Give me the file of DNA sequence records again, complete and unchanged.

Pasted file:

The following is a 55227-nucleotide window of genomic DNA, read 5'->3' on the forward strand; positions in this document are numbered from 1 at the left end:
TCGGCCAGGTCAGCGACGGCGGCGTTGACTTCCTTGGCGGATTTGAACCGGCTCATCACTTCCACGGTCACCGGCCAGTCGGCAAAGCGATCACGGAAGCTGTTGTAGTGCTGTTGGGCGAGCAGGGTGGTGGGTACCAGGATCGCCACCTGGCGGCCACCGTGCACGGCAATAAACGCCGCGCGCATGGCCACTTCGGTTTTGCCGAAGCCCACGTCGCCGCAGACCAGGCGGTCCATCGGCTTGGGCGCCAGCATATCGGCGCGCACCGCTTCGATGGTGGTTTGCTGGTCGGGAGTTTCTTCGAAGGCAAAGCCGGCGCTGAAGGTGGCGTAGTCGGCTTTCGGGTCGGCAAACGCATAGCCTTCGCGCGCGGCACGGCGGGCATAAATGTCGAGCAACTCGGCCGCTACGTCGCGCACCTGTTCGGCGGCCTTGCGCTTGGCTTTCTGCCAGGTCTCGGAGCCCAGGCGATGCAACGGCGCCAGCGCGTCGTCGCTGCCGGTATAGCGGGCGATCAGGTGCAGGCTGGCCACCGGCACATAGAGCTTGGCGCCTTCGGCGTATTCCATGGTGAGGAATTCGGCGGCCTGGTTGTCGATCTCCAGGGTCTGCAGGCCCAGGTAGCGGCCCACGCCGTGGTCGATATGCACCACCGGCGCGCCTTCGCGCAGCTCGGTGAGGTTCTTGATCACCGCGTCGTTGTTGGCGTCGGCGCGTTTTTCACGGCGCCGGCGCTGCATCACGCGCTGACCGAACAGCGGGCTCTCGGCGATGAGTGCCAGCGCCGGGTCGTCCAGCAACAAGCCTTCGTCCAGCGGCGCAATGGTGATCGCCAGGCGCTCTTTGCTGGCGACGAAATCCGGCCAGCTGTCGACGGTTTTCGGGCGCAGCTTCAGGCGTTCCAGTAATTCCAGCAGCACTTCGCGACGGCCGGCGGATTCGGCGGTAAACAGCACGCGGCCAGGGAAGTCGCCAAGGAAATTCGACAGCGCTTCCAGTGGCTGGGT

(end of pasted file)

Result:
The following is a 55227-nucleotide window of genomic DNA, read 5'->3' on the forward strand; positions in this document are numbered from 1 at the left end:
TCGGCCAGGTCAGCGACGGCGGCGTTGACTTCCTTGGCGGATTTGAACCGGCTCATCACTTCCACGGTCACCGGCCAGTCGGCAAAGCGATCACGGAAGCTGTTGTAGTGCTGTTGGGCGAGCAGGGTGGTGGGTACCAGGATCGCCACCTGGCGGCCACCGTGCACGGCAATAAACGCCGCGCGCATGGCCACTTCGGTTTTGCCGAAGCCCACGTCGCCGCAGACCAGGCGGTCCATCGGCTTGGGCGCCAGCATATCGGCGCGCACCGCTTCGATGGTGGTTTGCTGGTCGGGAGTTTCTTCGAAGGCAAAGCCGGCGCTGAAGGTGGCGTAGTCGGCTTTCGGGTCGGCAAACGCATAGCCTTCGCGCGCGGCACGGCGGGCATAAATGTCGAGCAACTCGGCCGCTACGTCGCGCACCTGTTCGGCGGCCTTGCGCTTGGCTTTCTGCCAGGTCTCGGAGCCCAGGCGATGCAACGGCGCCAGCGCGTCGTCGCTGCCGGTATAGCGGGCGATCAGGTGCAGGCTGGCCACCGGCACATAGAGCTTGGCGCCTTCGGCGTATTCCATGGTGAGGAATTCGGCGGCCTGGTTGTCGATCTCCAGGGTCTGCAGGCCCAGGTAGCGGCCCACGCCGTGGTCGATATGCACCACCGGCGCGCCTTCGCGCAGCTCGGTGAGGTTCTTGATCACCGCGTCGTTGTTGGCGTCGGCGCGTTTTTCACGGCGCCGGCGCTGCATCACGCGCTGACCGAACAGCGGGCTCTCGGCGATGAGTGCCAGCGCCGGGTCGTCCAGCAACAAGCCTTCGTCCAGCGGCGCAATGGTGATCGCCAGGCGCTCTTTGCTGGCGACGAAATCCGGCCAGCTGTCGACGGTTTTCGGGCGCAGCTTCAGGCGTTCCAGTAATTCCAGCAGCACTTCGCGACGGCCGGCGGATTCGGCGGTAAACAGCACGCGGCCAGGGAAGTCGCCAAGGAAATTCGACAGCGCTTCCAGTGGCTGGGT